Sixth Grade came in with lots of enthusiasm with some awesome routines. Then they showed off some wowing double-unders. Then they also showed some yowzing double dutch. Then a few kids did a speed jump. And finally the whole class of 2019 did a game of Miss Bisket. The assembly was a big success.

Junior Kindergarten Garden Play

Assembly Blog

By Riley and Alex

Today at assembly the JK class performed a play. The play was about a woman who lived on a farm. She had a cabbage patch and some mischievous visitors. The visitors were bunnies that would eat the cabbages. Finally the bunnies worked together to replant the vegetables they ate. The JK class did an amazing job with the play. We loved watching the cute bunny hops and the puffy cabbage tops. We liked how the story was so funny, and that it ended happily.  That was our assembly this week.

The Founders' Play

Today in assembly the Po‘e Ka‘ahele students put on a Founders’ Play. This play was in honor of Hanahau‘oli’s 100th year of running and in honor of Sophie and George Cooke. I learned that Sophie wanted a school which her kids could have fun learning, but she couldn’t find one. So she got the idea from Gudrun Thorne Thomsen to create a school of her own that made her desires come to life. Within the four months of Sophie getting the idea to make a school and acutely make it happen, Hanahau‘oli was created. During the 20th century most women didn’t have much power to do things, so the fact that Sophie was able to create a school in four months was pretty amazing! Soon after the school opened, John Dewey (a man famous for his education philosophies) came to visit at ninety-one years old, and he gave Sophie and George the “green light” to continue. Ever since then Hanahau‘oli has been open, and this year has just made 100 years! The play was fun to watch, and we can’t wait to see a sequel!


February 8th, 2019 Assembly Blog By: Star

This week’s assembly we had many announcements. We had birthday books from Ms.Gabby, a keiki rainbow run from Mrs. Toyama, and an announcement from Kare Kids explaining their latest fundraiser called Pennies for Patients to help people fight Leukemia. Then, Mrs. Woo announced that the ramp to the stage is officially finished. We would like to thank the Kondo ‘Ohana for making this generous donation. After that Mrs.Wong and Mrs. Chen shared a Chinese poem on firecrackers and the Chinese Lion dances in Chinatown. After announcements, the assembly was turned over to Kukunaokalā. Kukunaokalā did a play on the Chinese Zodiac and how it came to be. We loved seeing all of the students dressed up as their role as they acted out their scene. I also loved the idea of having some lines translated from English to Mandarin. By the way, great job Arabella, Winston, and Aaron for translating the lines! Thank you so much Kukunaokalā for the amazing play!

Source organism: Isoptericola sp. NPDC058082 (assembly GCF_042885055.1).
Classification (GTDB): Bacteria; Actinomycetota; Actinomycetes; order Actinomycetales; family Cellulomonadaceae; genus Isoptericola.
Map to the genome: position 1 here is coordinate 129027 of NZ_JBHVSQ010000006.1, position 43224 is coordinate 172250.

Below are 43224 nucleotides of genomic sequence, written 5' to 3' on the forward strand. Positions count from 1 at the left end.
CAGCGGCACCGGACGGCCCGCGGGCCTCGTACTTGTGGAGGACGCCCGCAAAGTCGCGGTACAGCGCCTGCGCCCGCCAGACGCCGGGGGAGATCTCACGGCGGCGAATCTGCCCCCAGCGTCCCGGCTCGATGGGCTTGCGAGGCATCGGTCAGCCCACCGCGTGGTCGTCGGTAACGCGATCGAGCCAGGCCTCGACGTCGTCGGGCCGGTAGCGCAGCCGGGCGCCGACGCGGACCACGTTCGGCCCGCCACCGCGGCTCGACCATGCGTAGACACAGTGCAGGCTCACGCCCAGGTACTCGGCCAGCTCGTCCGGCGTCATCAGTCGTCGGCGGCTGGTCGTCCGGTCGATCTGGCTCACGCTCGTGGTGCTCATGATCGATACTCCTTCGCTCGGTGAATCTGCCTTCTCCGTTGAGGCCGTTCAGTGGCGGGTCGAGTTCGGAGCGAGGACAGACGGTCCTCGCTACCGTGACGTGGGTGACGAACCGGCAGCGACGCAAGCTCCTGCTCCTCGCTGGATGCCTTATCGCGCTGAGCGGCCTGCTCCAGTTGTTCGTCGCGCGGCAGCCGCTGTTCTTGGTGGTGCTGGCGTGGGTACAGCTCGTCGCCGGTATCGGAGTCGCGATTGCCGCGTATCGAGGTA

Singing Favorite Hanahau‘oli Songs

Assembly Blog by Spencer and Lila

February 15, 2019

This week Mr. Hirokawa ran our assembly. This assembly was spent singing each class’ favorite songs. Every class got to choose one, except for Sixth Grade. JK chose to sing “On Top of Spaghetti,” followed by Kukunaokalā’s choice, “Bazooka Bubblegum.” Then the whole school sung “Hi My Name is Joe” picked by Kulāiwi. In this song you begin with simple movements and they pile on top of each other so that you must do them all at once. Next, Po‘e Ka‘ahele chose to sing "The Second Story Window.” We finished the camp songs with our Centennial songs, Ho‘omau Hanahau‘oli and Kōlea. For our school song, Kimat led by playing the piano.

Hanahau‘oli’s biggest fundraiser is "Mālama Nā Keiki." Each year there is a Sheraton suite lucky draw. This week at assembly we had a draw to see who would get it. This year the Fitz-Patrick family won. Congratulations!

All in all, we all had a fun assembly.

Kulāiwi's Ocean Creature Assembly on January 25, 2019